This week Tony answer some questions about his favourite building as part of an occasional series inviting other local architects to do the same.
Tell us briefly about yourself and how you got into architecture?
I arrived in Canberra in 1984 from the UK after giving up studying chemistry, taking up architecture at Nottingham, travelling round the world eventually ended up running out of money in Canberra. I have been proud to call it my home ever since.
Where is the house?
It’s called the Simpson-Lee House at Mount Wilson, Blue Mountains, New South Wales
Who are the owners?
Glenn Murcutt, as it turns out! He bought one of his own masterpieces in 2009. It was very generously sold back to him by the client.
Who is Glen Murcutt?
Glenn Murcutt is arguably Australia’s most famous architect. He is the only Australian to have won the international architectural equivalent of the Nobel, the Pritzker prize. In the words of the Pritzker jury: “In an age obsessed with celebrity, the glitz of our ‘starchitects’, backed by large staffs and copious public relations support, dominates the headlines. As a total contrast, Murcutt works in a one-person office on the other side of the world”
What makes it special to you?
I arrived in Oz with old-fashioned ideas about architecture and handcuffed to the tyranny of a deep eclectic history. I like to think Murcutt opened my eyes to modernism in the Australian context. Glenn has invented a totally modern and quintessentially Australian aesthetic which continues to endure and influence today. The Simpson Lee house would still sit comfortably on the front cover of any architectural magazine today 35 years later.
Do you know anything about how the project came about?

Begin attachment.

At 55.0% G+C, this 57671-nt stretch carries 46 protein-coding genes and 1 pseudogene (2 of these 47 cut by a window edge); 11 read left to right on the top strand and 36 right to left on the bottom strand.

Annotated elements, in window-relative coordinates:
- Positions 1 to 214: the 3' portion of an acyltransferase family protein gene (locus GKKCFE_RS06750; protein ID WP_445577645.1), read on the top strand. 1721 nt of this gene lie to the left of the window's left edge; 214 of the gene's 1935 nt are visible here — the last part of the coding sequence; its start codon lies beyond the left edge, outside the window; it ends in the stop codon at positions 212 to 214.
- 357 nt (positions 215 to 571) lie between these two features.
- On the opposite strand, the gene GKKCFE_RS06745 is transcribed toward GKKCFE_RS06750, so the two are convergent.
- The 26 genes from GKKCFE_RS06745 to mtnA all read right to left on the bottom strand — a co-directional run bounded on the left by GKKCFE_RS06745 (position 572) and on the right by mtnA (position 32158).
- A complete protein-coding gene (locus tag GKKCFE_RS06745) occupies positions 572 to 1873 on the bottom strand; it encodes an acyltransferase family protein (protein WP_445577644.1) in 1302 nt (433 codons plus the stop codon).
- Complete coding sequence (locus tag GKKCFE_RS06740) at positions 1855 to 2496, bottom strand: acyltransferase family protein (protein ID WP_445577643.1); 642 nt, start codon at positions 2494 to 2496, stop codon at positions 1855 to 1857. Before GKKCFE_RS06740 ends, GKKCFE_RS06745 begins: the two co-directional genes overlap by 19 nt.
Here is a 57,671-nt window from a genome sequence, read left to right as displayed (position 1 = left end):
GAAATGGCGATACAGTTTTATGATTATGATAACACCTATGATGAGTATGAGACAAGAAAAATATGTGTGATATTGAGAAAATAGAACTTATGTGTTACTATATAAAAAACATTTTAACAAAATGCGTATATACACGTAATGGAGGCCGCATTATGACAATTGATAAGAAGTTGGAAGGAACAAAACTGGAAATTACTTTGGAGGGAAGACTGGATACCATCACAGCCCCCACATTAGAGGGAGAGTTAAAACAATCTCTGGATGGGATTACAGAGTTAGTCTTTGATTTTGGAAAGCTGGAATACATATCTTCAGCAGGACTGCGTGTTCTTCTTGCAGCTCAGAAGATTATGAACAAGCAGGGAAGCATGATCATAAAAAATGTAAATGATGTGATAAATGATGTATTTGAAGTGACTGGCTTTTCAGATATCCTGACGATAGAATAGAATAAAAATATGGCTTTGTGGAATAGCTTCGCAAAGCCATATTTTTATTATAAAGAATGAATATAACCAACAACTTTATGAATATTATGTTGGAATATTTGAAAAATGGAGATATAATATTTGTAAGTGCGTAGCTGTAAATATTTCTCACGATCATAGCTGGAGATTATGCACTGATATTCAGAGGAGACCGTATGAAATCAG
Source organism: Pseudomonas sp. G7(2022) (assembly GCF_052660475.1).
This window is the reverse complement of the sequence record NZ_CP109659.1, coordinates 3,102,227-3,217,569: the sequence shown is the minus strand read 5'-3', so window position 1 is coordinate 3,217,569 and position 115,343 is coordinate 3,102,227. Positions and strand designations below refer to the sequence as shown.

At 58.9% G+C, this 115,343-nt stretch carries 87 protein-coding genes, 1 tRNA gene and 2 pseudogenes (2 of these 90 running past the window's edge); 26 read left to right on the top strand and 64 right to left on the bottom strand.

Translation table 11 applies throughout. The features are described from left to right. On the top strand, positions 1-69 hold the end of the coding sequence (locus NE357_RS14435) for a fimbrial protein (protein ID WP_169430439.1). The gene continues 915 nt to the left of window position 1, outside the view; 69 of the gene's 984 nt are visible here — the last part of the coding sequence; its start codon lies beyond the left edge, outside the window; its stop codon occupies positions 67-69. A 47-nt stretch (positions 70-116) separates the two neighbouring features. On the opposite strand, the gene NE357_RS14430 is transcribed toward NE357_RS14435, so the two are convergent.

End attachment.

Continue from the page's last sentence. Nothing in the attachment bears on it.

The Simpson-Lees asked for a “secular monastic” house with a “minimal tough simplicity.” It wasn’t all plain sailing between fully engaged clients and architect. Dialogue at every stage of the design process led to ‘vigorous debate and hard-won decisions’.
What did the architect think about the project?
Critically acclaimed, this house has been acknowledged by many as a formative project in the evolution of Glenn Murcutt’s work. When asked if it was significant to him, he replied, “Oh, there is no question of it. I can stand aside and simply say, ‘I am terrified that I will never do this again. It is a building that through my clients, I developed to a level beyond which I have never achieved before”.
Has the design of the house influenced your own work?
Adopting an idiom hopefully isn’t plagiarism. I had the pleasure of sitting next to Glenn at dinner ago in Canberra after a gave a talk at the National Gallery. I have a signed book called Leaves of Iron in the office which I drag out when I’m trying to big-note myself. Perhaps a mild form of imitation is the highest form of flattery.
Tony Trobe is Director of TT Architecture specialising in the design of sustainable residential Architecture. If there a design issue you would like to discuss Email firstname.lastname@example.org